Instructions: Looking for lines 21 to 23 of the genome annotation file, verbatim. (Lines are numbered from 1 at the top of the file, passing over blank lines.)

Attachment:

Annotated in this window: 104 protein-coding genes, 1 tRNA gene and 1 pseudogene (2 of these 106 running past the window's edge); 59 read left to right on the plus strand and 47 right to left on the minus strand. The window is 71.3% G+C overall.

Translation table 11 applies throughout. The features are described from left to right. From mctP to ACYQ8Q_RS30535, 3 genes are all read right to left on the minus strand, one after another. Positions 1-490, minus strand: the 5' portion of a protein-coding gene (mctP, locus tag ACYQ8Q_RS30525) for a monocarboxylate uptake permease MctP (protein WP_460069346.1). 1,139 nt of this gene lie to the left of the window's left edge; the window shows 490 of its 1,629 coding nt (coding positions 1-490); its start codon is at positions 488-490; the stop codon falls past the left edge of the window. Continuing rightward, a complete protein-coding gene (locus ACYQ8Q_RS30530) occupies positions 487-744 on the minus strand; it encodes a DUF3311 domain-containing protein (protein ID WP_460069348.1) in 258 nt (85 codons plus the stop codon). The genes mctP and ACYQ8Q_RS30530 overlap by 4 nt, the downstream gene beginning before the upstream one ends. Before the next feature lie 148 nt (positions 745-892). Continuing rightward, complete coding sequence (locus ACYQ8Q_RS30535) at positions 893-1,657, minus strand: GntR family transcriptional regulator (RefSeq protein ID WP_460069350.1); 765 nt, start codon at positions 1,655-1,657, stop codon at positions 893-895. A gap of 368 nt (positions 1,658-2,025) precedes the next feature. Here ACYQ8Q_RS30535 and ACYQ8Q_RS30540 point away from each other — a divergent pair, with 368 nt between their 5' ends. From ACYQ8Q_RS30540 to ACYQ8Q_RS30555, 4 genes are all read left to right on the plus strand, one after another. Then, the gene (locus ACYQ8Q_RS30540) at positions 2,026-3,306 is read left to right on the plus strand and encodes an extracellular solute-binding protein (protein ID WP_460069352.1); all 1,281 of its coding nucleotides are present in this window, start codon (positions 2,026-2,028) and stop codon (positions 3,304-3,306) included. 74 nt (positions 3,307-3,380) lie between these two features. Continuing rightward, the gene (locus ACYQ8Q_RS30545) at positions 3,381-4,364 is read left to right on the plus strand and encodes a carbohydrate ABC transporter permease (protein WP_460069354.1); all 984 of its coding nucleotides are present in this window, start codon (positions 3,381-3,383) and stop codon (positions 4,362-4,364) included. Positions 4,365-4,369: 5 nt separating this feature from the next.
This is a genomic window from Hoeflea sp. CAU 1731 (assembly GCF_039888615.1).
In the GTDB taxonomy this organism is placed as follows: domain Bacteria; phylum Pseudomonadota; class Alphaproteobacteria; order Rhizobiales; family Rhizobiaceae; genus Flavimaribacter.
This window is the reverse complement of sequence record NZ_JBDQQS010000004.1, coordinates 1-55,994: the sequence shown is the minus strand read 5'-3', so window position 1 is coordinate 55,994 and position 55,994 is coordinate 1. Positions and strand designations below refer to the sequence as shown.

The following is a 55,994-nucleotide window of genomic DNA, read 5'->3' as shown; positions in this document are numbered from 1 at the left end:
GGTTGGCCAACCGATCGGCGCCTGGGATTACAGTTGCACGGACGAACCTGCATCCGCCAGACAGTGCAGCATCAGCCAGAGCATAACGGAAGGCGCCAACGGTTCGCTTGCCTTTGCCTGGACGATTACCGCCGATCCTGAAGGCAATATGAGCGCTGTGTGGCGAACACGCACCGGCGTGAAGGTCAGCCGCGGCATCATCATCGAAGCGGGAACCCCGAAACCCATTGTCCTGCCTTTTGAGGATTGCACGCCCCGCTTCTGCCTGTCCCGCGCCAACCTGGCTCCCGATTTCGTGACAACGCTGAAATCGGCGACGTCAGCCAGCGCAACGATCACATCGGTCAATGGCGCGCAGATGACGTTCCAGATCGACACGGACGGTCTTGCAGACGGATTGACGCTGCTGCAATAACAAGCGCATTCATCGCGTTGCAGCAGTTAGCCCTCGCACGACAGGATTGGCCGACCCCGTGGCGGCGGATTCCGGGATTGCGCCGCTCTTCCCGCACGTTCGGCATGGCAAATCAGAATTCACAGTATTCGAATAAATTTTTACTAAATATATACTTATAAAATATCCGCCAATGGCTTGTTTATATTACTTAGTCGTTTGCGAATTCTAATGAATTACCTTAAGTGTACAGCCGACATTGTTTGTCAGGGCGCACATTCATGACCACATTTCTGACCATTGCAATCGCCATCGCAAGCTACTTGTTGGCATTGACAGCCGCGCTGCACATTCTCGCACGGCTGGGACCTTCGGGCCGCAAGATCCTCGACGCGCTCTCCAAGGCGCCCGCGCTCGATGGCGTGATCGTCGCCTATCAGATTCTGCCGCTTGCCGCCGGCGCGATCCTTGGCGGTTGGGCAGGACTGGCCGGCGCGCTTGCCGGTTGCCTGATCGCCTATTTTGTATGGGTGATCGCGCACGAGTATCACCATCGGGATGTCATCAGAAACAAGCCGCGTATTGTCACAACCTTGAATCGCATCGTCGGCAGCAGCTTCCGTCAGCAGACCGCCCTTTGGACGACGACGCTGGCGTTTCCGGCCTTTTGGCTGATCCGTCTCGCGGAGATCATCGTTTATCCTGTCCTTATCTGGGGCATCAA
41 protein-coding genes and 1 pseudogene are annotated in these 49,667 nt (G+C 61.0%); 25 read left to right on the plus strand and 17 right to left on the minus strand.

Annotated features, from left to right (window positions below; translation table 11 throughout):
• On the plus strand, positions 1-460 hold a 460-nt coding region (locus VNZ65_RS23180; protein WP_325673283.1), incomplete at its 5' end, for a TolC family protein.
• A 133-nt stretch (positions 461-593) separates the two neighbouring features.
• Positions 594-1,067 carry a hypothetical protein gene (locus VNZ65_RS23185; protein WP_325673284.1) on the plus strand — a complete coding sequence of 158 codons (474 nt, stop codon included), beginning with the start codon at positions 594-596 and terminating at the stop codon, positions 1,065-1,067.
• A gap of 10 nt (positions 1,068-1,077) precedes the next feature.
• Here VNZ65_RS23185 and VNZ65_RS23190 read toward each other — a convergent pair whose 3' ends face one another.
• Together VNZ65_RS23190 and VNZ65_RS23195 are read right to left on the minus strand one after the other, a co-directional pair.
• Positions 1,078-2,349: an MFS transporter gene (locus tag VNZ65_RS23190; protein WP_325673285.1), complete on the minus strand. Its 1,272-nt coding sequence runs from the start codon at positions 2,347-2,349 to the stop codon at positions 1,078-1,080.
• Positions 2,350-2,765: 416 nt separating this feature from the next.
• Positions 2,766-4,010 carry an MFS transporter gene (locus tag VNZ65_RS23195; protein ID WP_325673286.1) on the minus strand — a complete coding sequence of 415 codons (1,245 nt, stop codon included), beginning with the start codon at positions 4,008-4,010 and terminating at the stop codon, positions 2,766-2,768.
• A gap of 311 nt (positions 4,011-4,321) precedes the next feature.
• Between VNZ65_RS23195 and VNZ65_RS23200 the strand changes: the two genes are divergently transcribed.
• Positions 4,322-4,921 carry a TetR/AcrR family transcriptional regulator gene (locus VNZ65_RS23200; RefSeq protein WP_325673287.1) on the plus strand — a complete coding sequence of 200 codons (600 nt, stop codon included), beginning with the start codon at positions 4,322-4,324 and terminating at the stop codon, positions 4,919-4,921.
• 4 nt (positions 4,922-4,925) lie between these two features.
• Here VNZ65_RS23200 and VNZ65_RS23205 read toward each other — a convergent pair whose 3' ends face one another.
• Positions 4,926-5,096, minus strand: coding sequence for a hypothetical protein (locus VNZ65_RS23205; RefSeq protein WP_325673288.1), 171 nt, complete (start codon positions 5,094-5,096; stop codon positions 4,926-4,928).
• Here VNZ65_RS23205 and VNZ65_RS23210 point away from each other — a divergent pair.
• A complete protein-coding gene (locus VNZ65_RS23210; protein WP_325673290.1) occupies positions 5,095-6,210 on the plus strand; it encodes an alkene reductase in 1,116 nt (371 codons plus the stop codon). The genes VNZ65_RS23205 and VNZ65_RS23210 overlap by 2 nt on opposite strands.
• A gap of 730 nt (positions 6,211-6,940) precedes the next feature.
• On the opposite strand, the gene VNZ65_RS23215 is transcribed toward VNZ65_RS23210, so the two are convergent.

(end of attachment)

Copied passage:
• Positions 4,322-4,921 carry a TetR/AcrR family transcriptional regulator gene (locus VNZ65_RS23200; RefSeq protein WP_325673287.1) on the plus strand — a complete coding sequence of 200 codons (600 nt, stop codon included), beginning with the start codon at positions 4,322-4,324 and terminating at the stop codon, positions 4,919-4,921.
• 4 nt (positions 4,922-4,925) lie between these two features.
• Here VNZ65_RS23200 and VNZ65_RS23205 read toward each other — a convergent pair whose 3' ends face one another.